This past week, I walked around my city in a uniform, kind of doubting if I'm going to get a smile and a wave; kind of doubting whether guys that I've always known on my old block are going to trust me. I was worried about what the kids I've worked with are thinking about me. Do they think that I'm that kind of person, too?
I don't want to doubt that. I want to go out there and smile and wave the way I've always smiled and waved.
I know that as a Black police officer, it feels like you're too Black to be blue and too blue to be Black. And I find that to be very interesting because the same lack of benefit of the doubt that I get from white people as a Black man out of or in uniform, somehow it's the same thing I get from other Black people as a police officer.
I want to be able to move the needle away from the idea that all cops are bad. I've worked at the protests, and when people bash the cops, I want to explain to you why we're not that. But it's not the right forum — logic and emotion don't mix well.
My job in that moment — if safety is not the concern — is to make people feel at ease. I want them to feel comfortable knowing that this job, this uniform, is here to represent you, to advocate for you.
I'm going to get out of my car and I'm going to talk to people. And I'm going to be available to answer any questions they have, because there are police officers out there every single day who are looking for an opportunity to change the narrative. Seven-year-old me didn't have enough information about all that, because no one was willing to stop and have an interaction with me.
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At times, this hurts a lot, and I've been dealing with it by doing a lot of walking, meditation and working out, until the moment that I feel exhausted. I allow myself to rest for a minute and then I spring up because I know that this offers the opportunity for dialogue.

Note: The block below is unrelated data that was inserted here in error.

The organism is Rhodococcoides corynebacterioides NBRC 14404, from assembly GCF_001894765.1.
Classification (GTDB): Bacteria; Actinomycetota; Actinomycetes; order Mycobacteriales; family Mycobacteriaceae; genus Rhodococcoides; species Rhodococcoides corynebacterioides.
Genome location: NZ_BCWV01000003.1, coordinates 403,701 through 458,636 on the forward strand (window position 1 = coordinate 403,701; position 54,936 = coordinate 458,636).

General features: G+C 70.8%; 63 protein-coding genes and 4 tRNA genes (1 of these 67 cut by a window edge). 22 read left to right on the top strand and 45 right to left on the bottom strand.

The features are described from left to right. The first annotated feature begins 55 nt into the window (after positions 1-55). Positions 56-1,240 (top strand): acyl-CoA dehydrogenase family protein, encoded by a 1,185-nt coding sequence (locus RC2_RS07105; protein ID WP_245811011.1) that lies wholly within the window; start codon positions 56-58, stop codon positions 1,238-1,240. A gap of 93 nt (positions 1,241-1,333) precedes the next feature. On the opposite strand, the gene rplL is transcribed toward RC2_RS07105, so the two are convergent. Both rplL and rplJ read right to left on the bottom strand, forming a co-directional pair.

I'm not willing to allow the actions of four officers and their illegal activity while wearing the same uniform that allegedly represents the same thing I do deter me or slow me down from doing what I want to do.
There's no time for spectators. This is the time where I need active people. It's time for people who are coming to the table with some viable solutions. Let's start moving towards strategies to make a better tomorrow for me and you. Don't allow this moment to escape.
- As told to Joelle Goldstein
To help combat systemic racism, consider learning from or donating to these organizations:
• Campaign Zero (joincampaignzero.org) which works to end police brutality in America through research-proven strategies.
• ColorofChange.org works to make the government more responsive to racial disparities.
• National Cares Mentoring Movement (caresmentoring.org) provides social and academic support to help black youth succeed in college and beyond.